“With American Bread I tried to sincerely embrace the songs with one arm and molest them with the other hand, with just as much enthusiasm.”
On his new EP American Bread, Bobby Bare Jr. covers the songs of ‘70s soft-rock giants Bread and America. American Songwriter caught up with the Nashville-based scion.
First off, you took part in this year’s Shel Silverstein tribute SHELebration. How was it? What was your favorite part of the event?
There were over 8,000 people, with kids dancing as their parents sipped wine on the lawn. The best part was Will Oldham and Jon Langford doing the Rikki Tikki song. It was a crazy back and forth comedy routine.
Tell us about the decision to cover these songs? What was the first song you knew was going to be on the EP?
”Sister Golden Hair.” There are two versions on the EP, an alpha and a beta.
When did you discover Bread?
It fits into my “school bus music” category. I had to ride the school bus for one hour twice a day and we got to listen to 70’s FM radio through little speakers. It was great. America. Bread. Seals and Crofts. Dan Fogelberg. All that stuff is stuck in my head.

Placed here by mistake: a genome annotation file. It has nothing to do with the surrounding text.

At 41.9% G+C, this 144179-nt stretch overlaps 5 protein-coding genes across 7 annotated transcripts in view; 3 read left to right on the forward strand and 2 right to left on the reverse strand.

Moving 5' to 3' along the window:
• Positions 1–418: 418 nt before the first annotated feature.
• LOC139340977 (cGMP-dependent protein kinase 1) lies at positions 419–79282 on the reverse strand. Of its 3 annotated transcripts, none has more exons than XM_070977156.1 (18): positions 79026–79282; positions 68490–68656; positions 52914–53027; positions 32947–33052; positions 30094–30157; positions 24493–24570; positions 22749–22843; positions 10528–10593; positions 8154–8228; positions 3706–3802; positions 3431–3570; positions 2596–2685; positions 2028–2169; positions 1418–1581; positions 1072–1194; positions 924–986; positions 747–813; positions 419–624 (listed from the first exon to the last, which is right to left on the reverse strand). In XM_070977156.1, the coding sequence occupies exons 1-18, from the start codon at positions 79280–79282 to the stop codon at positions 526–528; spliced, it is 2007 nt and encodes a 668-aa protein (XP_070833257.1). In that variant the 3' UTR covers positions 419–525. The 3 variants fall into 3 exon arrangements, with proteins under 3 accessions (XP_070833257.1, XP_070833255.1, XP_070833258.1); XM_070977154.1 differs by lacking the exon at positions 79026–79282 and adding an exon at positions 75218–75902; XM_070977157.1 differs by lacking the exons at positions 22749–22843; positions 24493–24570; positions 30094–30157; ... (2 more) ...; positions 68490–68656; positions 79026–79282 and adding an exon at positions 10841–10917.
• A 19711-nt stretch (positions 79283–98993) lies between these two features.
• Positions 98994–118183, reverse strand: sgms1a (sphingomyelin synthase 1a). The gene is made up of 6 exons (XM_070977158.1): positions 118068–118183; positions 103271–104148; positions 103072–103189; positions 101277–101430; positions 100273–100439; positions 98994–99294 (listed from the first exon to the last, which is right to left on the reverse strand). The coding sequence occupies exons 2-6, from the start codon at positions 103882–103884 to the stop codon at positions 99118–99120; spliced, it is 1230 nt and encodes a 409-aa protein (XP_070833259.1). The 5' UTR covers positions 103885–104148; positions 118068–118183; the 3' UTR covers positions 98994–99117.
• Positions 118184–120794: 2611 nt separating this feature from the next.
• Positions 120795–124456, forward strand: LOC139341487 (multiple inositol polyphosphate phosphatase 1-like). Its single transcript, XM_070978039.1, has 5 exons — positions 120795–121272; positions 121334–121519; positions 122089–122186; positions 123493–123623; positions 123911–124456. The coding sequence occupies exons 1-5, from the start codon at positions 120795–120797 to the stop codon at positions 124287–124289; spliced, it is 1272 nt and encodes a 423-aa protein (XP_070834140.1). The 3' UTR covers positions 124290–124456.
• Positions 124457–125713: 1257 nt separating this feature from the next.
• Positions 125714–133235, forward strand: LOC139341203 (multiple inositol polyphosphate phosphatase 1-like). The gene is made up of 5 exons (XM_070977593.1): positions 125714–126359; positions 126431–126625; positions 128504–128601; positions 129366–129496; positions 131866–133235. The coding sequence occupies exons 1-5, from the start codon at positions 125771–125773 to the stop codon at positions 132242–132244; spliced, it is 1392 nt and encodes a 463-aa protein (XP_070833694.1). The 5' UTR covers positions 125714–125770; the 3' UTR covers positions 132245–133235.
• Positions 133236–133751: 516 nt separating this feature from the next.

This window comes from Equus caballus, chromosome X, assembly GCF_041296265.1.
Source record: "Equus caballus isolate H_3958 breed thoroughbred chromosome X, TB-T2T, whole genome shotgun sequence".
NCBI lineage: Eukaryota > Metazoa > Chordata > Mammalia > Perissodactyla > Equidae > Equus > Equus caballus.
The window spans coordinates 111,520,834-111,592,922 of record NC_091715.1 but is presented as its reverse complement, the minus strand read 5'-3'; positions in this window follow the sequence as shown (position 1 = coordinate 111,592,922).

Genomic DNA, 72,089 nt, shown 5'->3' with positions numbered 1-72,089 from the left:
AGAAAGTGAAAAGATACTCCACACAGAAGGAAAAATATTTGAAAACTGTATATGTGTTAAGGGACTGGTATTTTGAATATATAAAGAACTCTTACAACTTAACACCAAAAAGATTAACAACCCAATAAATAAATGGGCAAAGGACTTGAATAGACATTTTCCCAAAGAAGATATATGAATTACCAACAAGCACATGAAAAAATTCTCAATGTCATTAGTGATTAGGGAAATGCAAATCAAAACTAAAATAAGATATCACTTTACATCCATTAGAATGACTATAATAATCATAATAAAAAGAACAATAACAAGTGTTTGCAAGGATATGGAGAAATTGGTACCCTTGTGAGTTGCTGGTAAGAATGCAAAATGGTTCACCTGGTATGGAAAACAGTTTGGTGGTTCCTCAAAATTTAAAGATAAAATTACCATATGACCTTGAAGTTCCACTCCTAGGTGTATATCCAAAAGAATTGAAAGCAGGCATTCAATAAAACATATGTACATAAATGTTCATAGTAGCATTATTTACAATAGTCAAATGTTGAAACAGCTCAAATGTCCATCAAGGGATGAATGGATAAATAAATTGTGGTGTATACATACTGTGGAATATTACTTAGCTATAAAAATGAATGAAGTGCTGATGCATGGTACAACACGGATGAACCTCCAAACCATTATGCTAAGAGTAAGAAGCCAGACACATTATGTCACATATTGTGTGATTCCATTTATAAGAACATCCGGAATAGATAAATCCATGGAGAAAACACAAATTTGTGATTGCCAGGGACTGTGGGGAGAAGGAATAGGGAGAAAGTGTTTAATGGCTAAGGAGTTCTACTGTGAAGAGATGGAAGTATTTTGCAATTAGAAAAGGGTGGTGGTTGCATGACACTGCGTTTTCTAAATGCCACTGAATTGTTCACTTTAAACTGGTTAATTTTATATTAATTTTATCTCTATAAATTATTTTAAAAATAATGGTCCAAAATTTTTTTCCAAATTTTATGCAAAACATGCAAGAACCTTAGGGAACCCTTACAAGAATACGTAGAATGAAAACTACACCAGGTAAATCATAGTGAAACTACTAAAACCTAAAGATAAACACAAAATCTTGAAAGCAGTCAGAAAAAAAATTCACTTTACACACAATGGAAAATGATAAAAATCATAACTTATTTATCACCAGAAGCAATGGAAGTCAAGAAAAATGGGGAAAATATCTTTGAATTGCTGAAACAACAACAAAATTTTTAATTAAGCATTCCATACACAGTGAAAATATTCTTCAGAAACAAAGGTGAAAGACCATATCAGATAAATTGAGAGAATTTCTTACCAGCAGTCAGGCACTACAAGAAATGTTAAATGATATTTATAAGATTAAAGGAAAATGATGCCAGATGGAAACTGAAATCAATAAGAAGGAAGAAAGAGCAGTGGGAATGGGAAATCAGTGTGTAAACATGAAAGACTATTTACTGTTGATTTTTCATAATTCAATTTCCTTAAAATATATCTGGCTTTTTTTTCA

What do you think about the current state of covers? A lot of artists are sampled or remixed, but not covered the way you do it here. Do you wish more artists/songwriters covered their favorite songs on records or live albums?
It’s a fun way to say something about your own musical taste or lack of taste.
What do you think goes into a great cover?
With American Bread I tried to sincerely embrace the songs with one arm and molest them with the other hand, with just as much enthusiasm.
You’ve got two versions of “Sister Golden Hair” on the EP. How many did you record?
1,272,000. The polka version was just too real so we didn’t use it.
What was it like working with singer-songwriter David Vandervelde on this record?
He is my friend and lives close to where my kids were going to school. His enthusiasm and talent prop me up real good. I hope to do the next full length with him and have that done by the end of the year.
Did working on these covers, living in these songs for a while, change your own songwriting?
The words are kinda silly: “Birds and plants and rocks and things.” So no. But it did inspire my arrangement desires, though.